LIBS is a type of optical emission spectroscopy used to measure elemental concentrations in a material.
LIBS operates by using a pulsed, focused laser that is fired at a sample with sufficient pulse energy as to create a plasma around the area struck. Bound atomic electrons are striped from the atoms comprising the material. As the plasma cools, atoms recombine with electrons and in the process emit light in the UV, optical and IR regimes.
LIBS has been used for more than 30 years as a laboratory technique, capable of analyzing any element in the periodic table. Recently, the technique has been miniaturized into a handheld device (HH LIBS) capable of analyzer any element, depending on the spectrometer range chosen for the device.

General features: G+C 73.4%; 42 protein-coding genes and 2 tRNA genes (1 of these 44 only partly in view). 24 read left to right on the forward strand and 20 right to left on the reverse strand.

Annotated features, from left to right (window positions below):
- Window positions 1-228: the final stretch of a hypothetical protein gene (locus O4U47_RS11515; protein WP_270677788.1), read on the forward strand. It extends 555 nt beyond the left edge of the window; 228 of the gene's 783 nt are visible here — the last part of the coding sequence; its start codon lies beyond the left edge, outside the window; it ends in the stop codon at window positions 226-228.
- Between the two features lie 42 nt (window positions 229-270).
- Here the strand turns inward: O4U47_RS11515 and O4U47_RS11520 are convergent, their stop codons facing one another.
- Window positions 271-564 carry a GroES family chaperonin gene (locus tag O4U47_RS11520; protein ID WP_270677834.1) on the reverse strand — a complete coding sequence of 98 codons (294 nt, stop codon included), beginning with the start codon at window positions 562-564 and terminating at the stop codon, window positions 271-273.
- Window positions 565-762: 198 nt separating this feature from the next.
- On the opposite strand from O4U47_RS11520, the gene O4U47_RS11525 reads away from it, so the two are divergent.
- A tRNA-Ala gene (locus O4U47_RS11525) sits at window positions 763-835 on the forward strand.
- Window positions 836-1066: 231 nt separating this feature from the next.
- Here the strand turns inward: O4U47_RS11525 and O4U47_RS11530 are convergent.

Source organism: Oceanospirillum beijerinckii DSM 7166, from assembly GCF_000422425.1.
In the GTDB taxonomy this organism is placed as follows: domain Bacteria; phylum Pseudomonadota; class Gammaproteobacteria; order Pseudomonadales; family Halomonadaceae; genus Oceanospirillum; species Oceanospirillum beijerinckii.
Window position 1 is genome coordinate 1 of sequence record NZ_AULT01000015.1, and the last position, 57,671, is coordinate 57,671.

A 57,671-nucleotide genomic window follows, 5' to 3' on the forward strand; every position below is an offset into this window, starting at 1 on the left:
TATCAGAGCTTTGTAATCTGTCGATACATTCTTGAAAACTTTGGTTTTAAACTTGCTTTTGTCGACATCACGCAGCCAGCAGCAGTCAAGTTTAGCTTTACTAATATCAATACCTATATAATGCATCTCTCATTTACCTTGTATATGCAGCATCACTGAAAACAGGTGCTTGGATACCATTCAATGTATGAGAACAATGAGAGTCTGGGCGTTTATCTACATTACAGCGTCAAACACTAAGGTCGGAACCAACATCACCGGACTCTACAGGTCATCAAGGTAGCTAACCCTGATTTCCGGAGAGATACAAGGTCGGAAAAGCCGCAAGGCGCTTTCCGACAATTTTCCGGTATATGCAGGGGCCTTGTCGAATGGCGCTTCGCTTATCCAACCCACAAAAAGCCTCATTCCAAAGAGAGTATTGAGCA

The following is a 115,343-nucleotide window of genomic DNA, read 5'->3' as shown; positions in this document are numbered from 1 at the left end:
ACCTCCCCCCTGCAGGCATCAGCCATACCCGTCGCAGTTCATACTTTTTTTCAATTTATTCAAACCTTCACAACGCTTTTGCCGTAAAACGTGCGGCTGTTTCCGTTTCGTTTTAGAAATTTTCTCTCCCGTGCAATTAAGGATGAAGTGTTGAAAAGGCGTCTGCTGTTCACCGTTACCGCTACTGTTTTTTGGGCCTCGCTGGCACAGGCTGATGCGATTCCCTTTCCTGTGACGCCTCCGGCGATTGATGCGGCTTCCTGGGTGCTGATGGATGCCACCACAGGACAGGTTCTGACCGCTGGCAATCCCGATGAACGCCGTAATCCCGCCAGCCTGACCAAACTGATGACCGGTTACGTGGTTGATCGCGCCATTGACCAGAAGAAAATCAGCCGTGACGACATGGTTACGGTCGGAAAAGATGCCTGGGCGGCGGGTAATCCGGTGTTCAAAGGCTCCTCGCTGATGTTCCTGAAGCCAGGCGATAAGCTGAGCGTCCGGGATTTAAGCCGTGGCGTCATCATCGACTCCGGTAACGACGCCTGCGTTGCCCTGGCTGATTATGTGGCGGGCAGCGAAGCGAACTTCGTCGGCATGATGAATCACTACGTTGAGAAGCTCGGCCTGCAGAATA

A pulsed laser, typically in the 5-6 mJ/pulse energy range and pulsing 50 times per second (50 Hz) is fired at a sample. The laser passes through a focusing lens, to focus the laser beam down to approximately a 50 um diameter. The pulse duration is 1-2 ns (billionths of a second) thus yielding a high enough power density (energy/area/time) to vaporize the material producing a plasma.
As the plasma cools over a few hundred micro-seconds, the electrons that were stripped from the atoms recombine with the atoms, emitting light in the UV, optical and infra-red spectrum.
An on-board spectrometer analyzes the emitted light by measuring the wavelength and intensity (amount) of light at specific wavelengths – the optical spectrum.
On-board software compares the spectral lines with known wavelengths to identify what elements are present, and uses the intensity of those lines with an on-board calibration, to quantify the concentration of the element.